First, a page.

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Horror Fiction in the 20th Century: Exploring Literature's Most Chilling Genre

Horror Fiction in the 20th Century: Exploring Literature's Most Chilling Genre

by Jess Nevins


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Providing an indispensable resource for academics as well as readers interested in the evolution of horror fiction in the 20th century, this book provides a readable yet critical guide to global horror fiction and authors.

Horror Fiction in the 20th Century encompasses the world of 20th-century horror literature and explores it in a critical but balanced fashion. Readers will be exposed to the world of horror literature, a truly global phenomenon during the 20th century.

Beginning with the modern genre's roots in the 19th century, the book proceeds to cover 20th-century horror literature in all of its manifestations, whether in comics, pulps, paperbacks, hardcover novels, or mainstream magazines, and from every country that produced it. The major horror authors of the century receive their due, but the works of many authors who are less well-known or who have been forgotten are also described and analyzed. In addition to providing critical assessments and judgments of individual authors and works, the book describes the evolution of the genre and the major movements within it.

Horror Fiction in the 20th Century stands out from its competitors and will be of interest to its readers because of its informed critical analysis, its unprecedented coverage of female authors and writers of color, and its concise historical overview.

  • Covers both the best-known authors of horror literature and a large number of lesser-known or forgotten authors whose work would reward searching out by modern readers
  • Is unprecedented in its coverage of international horror literature and includes dozens of authors whose horror fiction has never before been translated into English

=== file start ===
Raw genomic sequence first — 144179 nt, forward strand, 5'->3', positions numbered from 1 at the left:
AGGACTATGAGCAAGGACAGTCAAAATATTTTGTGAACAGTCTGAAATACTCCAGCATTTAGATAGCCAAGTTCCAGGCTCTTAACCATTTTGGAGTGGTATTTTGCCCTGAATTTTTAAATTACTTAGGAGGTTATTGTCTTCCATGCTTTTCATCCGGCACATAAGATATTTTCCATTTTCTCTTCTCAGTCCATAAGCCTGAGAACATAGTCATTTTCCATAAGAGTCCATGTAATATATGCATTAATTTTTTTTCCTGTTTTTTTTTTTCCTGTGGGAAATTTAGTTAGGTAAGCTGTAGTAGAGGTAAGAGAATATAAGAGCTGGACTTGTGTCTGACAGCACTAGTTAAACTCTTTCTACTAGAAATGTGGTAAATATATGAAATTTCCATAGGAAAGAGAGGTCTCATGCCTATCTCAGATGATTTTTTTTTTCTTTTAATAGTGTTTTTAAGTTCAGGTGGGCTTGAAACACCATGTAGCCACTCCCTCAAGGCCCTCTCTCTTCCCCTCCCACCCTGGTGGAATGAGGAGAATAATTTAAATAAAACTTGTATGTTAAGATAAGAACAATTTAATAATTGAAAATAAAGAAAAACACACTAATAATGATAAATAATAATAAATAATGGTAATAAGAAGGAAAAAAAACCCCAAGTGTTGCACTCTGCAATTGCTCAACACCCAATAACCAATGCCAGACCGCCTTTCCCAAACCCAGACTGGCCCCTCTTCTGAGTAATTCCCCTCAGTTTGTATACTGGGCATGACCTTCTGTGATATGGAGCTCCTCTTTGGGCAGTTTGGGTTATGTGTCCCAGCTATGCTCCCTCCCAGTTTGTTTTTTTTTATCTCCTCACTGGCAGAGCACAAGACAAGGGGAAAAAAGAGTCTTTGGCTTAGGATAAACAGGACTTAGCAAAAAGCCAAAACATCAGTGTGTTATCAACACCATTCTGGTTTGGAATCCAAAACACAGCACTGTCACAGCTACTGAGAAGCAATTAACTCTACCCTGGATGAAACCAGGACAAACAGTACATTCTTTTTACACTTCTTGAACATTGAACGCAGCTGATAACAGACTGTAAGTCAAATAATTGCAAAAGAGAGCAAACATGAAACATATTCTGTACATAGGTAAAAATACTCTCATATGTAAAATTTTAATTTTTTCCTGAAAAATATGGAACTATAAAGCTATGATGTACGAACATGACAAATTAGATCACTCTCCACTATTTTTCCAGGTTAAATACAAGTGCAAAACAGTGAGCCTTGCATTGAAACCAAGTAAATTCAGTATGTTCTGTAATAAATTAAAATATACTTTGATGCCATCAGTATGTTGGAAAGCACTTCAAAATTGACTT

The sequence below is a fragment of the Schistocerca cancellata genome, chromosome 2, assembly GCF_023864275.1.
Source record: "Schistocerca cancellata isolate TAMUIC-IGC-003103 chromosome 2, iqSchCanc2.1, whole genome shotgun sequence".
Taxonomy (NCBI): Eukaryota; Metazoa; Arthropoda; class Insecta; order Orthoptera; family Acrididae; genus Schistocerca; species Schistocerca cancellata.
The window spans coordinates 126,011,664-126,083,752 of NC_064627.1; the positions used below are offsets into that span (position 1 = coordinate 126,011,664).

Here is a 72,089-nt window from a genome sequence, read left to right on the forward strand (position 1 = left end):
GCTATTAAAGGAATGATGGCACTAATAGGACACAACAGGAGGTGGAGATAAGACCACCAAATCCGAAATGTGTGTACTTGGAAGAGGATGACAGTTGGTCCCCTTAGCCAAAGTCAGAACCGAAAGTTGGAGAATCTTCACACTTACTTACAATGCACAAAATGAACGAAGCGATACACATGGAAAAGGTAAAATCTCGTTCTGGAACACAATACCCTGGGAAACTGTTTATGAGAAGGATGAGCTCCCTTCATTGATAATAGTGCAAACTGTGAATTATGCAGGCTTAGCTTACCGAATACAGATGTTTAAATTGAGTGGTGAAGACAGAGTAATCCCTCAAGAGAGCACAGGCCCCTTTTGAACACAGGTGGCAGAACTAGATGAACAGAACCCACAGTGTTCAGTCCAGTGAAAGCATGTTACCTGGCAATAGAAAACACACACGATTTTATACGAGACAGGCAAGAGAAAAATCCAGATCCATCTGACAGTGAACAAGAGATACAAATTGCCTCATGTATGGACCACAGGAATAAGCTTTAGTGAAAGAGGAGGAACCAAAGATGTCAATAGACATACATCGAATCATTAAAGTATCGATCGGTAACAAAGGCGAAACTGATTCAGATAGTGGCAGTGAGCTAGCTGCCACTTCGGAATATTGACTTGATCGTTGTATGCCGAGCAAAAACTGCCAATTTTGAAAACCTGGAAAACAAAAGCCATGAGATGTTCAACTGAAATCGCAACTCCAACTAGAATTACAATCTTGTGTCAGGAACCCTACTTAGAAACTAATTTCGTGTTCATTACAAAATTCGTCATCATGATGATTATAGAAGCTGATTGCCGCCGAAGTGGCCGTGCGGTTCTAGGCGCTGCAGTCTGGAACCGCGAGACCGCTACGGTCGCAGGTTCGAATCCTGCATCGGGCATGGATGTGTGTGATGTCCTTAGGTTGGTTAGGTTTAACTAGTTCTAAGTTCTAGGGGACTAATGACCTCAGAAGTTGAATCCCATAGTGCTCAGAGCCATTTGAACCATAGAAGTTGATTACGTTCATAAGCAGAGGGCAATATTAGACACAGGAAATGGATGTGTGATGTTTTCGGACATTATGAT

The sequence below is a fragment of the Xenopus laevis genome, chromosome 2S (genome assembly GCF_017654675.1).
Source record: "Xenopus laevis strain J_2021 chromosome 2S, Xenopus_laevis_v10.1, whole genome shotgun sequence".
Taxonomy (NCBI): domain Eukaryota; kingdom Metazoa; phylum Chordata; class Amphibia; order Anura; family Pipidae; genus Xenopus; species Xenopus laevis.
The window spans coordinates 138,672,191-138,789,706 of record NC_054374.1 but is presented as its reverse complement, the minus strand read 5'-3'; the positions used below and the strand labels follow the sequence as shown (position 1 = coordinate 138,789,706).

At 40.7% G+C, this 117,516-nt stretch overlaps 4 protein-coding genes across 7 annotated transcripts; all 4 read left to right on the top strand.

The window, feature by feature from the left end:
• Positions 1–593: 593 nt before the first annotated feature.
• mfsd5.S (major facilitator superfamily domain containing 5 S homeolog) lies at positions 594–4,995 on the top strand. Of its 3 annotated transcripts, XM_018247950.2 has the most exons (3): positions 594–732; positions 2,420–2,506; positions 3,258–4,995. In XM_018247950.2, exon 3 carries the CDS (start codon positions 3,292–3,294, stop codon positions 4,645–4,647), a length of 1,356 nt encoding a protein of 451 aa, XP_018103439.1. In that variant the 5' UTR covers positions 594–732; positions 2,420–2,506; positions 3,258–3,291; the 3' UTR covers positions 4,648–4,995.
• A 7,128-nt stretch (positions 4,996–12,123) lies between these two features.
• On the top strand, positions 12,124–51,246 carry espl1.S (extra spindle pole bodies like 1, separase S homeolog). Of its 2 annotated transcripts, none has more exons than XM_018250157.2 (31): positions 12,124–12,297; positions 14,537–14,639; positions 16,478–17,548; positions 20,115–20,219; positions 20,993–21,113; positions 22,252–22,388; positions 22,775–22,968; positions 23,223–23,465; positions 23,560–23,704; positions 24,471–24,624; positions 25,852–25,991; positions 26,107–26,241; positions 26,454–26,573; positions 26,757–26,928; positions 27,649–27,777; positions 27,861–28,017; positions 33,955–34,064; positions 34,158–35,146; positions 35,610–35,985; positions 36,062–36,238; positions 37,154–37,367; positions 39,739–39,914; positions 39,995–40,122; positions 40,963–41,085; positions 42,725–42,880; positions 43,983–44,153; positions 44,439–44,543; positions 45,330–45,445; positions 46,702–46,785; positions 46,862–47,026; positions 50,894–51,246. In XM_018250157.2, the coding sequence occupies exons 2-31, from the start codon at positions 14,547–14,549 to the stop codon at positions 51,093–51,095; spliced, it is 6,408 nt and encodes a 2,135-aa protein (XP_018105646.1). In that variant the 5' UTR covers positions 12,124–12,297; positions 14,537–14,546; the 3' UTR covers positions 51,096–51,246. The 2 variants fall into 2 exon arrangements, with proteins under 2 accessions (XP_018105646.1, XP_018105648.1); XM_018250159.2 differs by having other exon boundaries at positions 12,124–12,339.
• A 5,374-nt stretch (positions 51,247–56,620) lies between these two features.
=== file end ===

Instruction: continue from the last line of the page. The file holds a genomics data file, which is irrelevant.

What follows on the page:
• Covers the major 20th century developments and movements within horror literature in one volume, in a linear and chronological manner
  • Is a corrective to decades of sexist, racist, colonialist, and provincial horror criticism

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Product Details

ISBN-13: 9781440862052
Publisher: ABC-CLIO, Incorporated
Publication date: 01/07/2020
Pages: 277
Sales rank: 449,243
Product dimensions: 6.20(w) x 9.30(h) x 1.10(d)

About the Author

Jess Nevins is an instruction and reference librarian at Lone Star College-Tomball.

Table of Contents

Acknowledgments xi

Introduction xiii

Why Write About Horror? xiii

What Is Horror Fiction? xiv

American and British Horror Literature Before the Twentieth Century xvi

International Horror xviii

Part 1 1901-1939, The Golden Age 1

Chapter 1 British Writers 3

The "Classical" Tradition(s) 3

The Machen Quartet 4

Breaks with Tradition 6

Naturalism and the Psychological Ghost Story 8

Traditionalists and Holdovers 8

New Voices 10

The War Years 13

Voices of the Twenties 13

The End of the Golden Age 15

Chapter 2 American Writers 18

The Great Age of the American Ghost Story 18

East Coast versus West Coast 19

The East Coast School 19

Sexism and Great Age Content 21

East Coast Membership 22

The West Coast School 24

Exceptions 26

After Weird Tales' Debut 27